Goals of the Penn State Health Partners are to enhance the patient experience of care, improve the health of the population of patients contracted to treat and care for, and stabilize the rising costs of health care.

Heat-related Illnesses: What You Need to Know Now


It’s very hot and humid out, reaching the 100 degree mark today and this weekend. A few summers ago, I wrote this article about heat and heat-related illness that I think is worth repeating.

A man I know, whom we will call Marty, was hospitalized this week for heat exhaustion. Marty cannot understand how this happened. For many years, he worked outside in his yard and he has spent many days in the sun relaxing at the pool over the course of his lifetime.

So what happened? Did Marty have enough to drink? Was his ability to sense thirst effected by being in the heat?

Have you been outside today? What a hot day! The summer days are upon us, and as the days get hotter it is important to remember the risks heat exposure poses to some of the most vulnerable members of our community: infants and seniors. Seniors, in particular, are at a risk for heat exhaustion and heat stroke, two related but very different illnesses that can develop from exposure to high temperatures and lack of fluids.

A Look at Heat Exhaustion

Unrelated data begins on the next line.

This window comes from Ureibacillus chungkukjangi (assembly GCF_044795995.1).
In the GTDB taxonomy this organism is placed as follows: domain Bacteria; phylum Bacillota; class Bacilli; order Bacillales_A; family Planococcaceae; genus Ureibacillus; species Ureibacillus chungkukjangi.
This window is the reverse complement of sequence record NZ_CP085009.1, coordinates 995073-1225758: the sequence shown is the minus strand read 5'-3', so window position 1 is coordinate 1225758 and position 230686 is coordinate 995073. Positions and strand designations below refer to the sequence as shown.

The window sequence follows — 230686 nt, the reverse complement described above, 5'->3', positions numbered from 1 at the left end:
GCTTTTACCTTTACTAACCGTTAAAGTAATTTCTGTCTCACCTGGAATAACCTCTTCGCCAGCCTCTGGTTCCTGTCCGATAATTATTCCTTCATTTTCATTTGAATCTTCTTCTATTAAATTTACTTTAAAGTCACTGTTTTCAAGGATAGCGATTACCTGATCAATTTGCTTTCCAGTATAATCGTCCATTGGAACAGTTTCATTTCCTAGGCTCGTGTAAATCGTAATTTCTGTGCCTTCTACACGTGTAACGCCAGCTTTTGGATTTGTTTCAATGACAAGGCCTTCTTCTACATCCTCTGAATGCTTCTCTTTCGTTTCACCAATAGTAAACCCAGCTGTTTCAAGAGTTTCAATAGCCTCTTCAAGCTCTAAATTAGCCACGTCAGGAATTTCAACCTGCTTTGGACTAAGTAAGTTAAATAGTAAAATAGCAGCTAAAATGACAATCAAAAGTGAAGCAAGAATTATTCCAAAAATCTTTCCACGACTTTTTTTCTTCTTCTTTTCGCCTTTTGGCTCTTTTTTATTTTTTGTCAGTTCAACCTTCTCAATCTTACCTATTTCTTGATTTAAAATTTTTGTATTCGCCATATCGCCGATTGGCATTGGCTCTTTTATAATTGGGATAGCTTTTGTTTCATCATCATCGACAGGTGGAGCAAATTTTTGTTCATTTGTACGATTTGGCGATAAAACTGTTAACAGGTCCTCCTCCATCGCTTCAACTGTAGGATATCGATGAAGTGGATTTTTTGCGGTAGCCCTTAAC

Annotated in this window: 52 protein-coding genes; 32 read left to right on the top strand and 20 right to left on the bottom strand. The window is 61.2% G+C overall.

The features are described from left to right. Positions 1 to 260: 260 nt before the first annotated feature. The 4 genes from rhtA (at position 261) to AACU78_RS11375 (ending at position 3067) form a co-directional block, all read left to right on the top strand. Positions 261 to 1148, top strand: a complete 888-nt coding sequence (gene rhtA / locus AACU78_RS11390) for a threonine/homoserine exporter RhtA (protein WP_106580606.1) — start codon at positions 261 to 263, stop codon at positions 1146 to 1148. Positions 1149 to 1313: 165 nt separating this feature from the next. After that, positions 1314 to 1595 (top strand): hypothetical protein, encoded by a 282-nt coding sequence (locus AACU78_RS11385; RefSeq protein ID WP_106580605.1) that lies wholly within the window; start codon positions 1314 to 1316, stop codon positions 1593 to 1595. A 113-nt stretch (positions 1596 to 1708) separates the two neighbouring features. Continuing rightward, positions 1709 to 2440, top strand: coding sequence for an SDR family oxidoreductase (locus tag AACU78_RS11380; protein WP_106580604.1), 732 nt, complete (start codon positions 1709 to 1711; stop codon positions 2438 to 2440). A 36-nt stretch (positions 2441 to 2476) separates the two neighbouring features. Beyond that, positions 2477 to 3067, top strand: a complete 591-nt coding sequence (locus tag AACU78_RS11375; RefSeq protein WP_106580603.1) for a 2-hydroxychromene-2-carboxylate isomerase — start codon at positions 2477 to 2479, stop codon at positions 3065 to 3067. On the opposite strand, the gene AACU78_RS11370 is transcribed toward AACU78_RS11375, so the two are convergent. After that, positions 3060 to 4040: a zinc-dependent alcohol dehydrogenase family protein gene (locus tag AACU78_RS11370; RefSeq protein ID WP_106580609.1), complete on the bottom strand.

Heat exhaustion is a milder form of heat stroke, and though not as fatal it can easily lead to heat stroke if not treated immediately.

Those who are at most risk for heat exhaustion are seniors, people with high blood pressure, and those who work outdoors or exercise in the heat. It is important to stay hydrated and out of the heat in these months of the year, and symptoms can be hard to notice at first.

Symptoms of heat exhaustion include:
• Heavy sweating
• Pale skin
• Muscle cramps
• Tiredness
• Weak
• Dizzy
• Headache
• Nausea/vomiting
• Fainting
• Skin that is cool and moist to the touch
• Fast and shallow breathing
• Drowsiness

What To Do If You See the Signs
If you or someone you are with is suffering from any of the symptoms of heat exhaustion it is critical to begin treatment immediately so it does not progress to heat stroke, a true medical emergency. To begin treatment, immediately begin to cool the victim down using any combination of these methods provided by the Centers for Disease Control:
• Cool shower or bath, even spray with a garden hose if you are outdoors and cannot make it inside.
• Rest in an air-conditioned environment.
• Lightweight clothing.
• Cool, nonalcoholic and non-caffeinated beverages (alcohol and caffeine can promote dehydration). If the symptoms get worse, or last longer than one hour, it is essential that you seek medical attention.

Investigating Heat Stroke